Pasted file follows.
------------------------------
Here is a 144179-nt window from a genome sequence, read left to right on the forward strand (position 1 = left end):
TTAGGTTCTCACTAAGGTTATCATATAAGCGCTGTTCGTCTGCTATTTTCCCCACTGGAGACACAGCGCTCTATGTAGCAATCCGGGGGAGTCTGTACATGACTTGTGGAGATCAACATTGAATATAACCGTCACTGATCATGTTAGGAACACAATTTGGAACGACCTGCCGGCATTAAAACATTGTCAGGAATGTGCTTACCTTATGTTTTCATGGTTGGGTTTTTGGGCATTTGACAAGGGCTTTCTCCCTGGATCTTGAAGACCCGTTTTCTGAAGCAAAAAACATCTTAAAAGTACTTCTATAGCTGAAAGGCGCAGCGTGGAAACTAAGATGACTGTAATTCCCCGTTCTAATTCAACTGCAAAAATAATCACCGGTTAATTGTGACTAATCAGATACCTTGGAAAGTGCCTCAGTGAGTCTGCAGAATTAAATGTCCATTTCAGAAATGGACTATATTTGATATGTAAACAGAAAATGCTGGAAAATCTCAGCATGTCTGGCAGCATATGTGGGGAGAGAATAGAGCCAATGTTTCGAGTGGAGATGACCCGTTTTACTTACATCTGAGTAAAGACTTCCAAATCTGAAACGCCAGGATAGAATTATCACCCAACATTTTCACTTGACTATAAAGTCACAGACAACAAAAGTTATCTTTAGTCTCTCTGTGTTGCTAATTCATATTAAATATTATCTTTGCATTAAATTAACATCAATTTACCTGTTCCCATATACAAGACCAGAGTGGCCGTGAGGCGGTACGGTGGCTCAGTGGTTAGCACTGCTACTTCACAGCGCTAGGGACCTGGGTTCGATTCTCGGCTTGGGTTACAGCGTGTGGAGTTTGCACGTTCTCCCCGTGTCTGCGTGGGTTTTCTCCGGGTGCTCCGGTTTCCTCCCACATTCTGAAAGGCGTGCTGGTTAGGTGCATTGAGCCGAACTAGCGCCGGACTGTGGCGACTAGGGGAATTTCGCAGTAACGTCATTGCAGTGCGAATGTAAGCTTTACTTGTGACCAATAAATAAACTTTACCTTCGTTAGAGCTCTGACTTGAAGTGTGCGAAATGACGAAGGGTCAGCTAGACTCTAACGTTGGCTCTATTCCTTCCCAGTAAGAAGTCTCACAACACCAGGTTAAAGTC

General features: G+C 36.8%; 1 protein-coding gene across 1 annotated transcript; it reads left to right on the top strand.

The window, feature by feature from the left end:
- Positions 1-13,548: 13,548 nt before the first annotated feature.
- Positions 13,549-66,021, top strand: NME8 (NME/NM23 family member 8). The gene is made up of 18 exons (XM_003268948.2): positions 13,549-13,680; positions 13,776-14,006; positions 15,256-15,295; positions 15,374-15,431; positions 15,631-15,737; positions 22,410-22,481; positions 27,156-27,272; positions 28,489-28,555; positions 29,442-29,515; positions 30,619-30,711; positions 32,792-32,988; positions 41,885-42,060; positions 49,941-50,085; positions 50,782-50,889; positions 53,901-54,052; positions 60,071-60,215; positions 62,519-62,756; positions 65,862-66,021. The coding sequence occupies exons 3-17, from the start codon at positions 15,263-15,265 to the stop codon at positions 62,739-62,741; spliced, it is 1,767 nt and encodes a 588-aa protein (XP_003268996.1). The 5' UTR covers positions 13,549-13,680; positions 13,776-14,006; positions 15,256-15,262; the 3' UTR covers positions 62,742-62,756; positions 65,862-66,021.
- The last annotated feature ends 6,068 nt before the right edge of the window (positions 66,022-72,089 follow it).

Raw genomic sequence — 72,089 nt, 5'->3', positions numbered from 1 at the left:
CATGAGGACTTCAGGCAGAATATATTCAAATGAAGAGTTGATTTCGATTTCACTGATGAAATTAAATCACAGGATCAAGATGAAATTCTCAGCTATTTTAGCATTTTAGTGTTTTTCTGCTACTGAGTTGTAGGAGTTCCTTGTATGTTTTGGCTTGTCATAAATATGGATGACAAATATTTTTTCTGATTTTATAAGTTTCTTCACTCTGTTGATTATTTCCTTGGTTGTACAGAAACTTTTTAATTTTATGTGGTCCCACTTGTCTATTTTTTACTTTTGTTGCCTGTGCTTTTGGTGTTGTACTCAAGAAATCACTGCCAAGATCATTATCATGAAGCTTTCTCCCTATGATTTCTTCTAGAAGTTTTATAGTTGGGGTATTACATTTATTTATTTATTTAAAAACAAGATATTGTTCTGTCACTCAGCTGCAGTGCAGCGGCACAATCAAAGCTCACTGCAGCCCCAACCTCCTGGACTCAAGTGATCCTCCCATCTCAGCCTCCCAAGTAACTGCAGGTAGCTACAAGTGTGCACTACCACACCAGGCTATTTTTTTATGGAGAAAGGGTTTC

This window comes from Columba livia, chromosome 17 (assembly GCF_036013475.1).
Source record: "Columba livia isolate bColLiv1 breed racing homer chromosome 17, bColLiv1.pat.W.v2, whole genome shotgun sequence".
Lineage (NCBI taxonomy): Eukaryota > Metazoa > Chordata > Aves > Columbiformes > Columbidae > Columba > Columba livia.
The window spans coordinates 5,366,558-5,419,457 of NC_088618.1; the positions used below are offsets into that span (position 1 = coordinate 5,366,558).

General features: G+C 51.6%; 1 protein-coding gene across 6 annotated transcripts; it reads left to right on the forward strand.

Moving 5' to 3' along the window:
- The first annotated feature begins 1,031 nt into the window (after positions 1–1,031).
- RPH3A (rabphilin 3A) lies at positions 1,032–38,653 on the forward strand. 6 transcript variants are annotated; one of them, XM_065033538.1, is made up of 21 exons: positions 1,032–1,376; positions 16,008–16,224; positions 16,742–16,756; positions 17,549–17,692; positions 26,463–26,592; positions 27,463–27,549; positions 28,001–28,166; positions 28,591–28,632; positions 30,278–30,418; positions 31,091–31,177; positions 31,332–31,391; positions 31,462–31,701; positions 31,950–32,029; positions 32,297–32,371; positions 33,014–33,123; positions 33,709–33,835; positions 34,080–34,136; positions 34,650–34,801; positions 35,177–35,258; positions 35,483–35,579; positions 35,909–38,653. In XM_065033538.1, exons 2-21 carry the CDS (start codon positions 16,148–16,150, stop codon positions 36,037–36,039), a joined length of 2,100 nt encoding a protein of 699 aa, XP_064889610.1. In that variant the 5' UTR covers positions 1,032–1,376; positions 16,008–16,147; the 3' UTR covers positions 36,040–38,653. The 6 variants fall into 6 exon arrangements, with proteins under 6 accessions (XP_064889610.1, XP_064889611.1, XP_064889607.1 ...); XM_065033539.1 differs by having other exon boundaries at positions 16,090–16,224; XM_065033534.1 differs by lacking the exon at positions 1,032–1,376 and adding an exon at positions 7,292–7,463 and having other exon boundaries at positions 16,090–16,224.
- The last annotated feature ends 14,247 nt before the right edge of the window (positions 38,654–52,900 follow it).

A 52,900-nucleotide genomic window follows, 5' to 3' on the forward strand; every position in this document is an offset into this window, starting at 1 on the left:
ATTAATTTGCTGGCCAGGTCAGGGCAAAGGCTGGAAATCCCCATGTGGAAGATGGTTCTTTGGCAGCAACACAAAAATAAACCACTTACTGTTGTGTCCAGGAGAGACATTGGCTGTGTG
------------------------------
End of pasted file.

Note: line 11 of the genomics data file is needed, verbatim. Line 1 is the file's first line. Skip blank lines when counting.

Source record: "Columba livia isolate bColLiv1 breed racing homer chromosome 17, bColLiv1.pat.W.v2, whole genome shotgun sequence".